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Monk, forest chief proclaims his love for wildlife, decries poachers

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A community forest chief in Oddar Meanchey province has appealed to poachers to stop destroying wildlife and to all Cambodians to respect and love the Kingdom’s rich biodiversity. Bun Saluth via facebook

Monk, forest chief proclaims his love for wildlife, decries poachers

A community forest chief in Oddar Meanchey province has appealed to poachers to stop destroying wildlife and to all Cambodians to respect and love the Kingdom’s rich biodiversity.

Speaking to The Post on Monday, the Venerable Bun Saluth, head of the Sorng Rukhavorn community forest, expressed concern over the ongoing killing of wildlife in Cambodia.

Saluth said last year, he found several specimens of rare wildlife caught in illegal traps during his daily visits to the forest. The ensnared animals included four bantengs, five fallow deers and two peacocks.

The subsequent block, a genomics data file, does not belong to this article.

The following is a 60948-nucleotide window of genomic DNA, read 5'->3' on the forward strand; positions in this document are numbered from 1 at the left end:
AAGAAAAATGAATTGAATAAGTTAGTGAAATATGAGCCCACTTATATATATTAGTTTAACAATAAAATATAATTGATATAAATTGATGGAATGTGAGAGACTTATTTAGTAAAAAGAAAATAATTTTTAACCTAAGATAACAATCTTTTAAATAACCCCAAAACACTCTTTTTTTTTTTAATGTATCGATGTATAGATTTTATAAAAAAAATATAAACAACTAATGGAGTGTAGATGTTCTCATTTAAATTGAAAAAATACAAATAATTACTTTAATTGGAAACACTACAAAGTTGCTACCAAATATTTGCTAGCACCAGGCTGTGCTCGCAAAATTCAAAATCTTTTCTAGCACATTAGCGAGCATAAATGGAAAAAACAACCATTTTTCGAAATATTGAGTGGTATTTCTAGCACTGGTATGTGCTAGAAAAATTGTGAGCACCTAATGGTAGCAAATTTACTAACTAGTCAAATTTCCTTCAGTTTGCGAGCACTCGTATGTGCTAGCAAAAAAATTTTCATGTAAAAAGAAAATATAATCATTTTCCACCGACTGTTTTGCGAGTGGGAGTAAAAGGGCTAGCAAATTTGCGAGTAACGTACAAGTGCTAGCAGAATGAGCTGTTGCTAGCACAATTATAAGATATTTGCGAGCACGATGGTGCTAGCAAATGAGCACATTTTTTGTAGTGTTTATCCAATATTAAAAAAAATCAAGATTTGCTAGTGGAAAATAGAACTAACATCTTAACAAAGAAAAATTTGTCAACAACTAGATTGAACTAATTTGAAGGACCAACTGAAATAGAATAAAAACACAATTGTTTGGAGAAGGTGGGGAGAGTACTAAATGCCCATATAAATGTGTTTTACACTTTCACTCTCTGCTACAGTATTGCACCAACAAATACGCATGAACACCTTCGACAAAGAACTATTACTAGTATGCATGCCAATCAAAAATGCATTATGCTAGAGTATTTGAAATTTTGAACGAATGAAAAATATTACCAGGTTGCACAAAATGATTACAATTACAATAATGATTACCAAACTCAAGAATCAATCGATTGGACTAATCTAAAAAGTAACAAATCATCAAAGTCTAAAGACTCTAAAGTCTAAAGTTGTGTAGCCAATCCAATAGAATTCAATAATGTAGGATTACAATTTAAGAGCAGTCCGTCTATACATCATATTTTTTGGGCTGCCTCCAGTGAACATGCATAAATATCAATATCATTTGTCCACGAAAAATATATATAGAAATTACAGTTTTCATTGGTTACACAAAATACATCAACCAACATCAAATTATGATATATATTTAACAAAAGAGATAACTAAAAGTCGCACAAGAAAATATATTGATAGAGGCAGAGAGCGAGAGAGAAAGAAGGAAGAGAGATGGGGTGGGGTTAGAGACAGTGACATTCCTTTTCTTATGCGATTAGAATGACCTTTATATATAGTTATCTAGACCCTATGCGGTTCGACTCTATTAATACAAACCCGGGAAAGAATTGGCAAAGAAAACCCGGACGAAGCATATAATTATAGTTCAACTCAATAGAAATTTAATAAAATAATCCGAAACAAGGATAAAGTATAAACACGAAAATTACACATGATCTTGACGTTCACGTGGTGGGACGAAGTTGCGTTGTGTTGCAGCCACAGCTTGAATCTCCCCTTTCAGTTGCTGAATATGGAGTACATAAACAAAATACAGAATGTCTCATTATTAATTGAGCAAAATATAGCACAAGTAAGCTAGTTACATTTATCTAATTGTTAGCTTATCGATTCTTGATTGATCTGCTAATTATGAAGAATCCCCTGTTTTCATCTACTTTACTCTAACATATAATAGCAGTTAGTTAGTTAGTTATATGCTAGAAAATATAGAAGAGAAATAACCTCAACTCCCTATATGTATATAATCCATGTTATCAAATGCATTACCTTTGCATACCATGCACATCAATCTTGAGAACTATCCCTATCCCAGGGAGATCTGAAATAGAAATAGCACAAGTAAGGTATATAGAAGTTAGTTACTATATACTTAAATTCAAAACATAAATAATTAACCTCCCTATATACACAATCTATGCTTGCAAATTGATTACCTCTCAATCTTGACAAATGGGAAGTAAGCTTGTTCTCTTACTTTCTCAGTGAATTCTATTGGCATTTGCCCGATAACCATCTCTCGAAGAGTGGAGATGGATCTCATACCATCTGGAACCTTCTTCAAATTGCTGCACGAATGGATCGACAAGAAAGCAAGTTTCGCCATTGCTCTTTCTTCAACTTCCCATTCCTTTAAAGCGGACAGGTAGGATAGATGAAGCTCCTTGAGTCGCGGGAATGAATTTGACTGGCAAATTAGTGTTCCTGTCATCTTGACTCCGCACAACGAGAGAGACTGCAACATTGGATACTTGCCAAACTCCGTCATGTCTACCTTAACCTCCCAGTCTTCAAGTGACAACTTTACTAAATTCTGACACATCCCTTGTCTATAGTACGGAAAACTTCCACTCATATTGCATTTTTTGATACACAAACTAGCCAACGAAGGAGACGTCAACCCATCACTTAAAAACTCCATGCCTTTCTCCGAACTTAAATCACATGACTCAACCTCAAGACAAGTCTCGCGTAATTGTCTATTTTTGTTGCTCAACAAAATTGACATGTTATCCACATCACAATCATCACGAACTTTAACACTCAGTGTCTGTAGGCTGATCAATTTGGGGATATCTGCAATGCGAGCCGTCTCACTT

Many other animals suffer a similar fate in Cambodia, he noted. At least, 10 to 20 boars are killed in this fashion every week, many of them by electric traps. Forest rangers also routinely encounter the headless bodies of bantengs, whose horns are coveted by poachers.

“My goal is to teach people to feel pity for these animals and love them instead. The Sorng Rukhavorn community forest has nearly 100 bantengs and we need to protect them so the next generation can also get to know them.

“I am very concerned about the situation here and want to ask those who are killing wildlife for financial gain to please stop and think about how precious these animals are. We must all strive to protect rare wildlife.”

Sorng Rukhavorn community forest consists of 30,254ha in three districts – Anlong Veng, Chongkal and Samrong.

Despite the presence of poachers, Saluth said in the last four years new animal species are making Sorng Rukhavorn community forest their home.

Oddar Meanchey’s Department of Environment director Phuong Lina acknowledged that poaching is a problem in Sorng Rukhavorn community forest, along with logging, but noted that such activities are declining.

“Last year, crimes against wildlife in Sorng Rukhavorn community forest decreased compared to 2018,” she said, adding that the department is fighting the problem by increasing public awareness.

She said several people have been caught poaching or logging illegally in recent years. Perpetrators were given a fine or sent to court.

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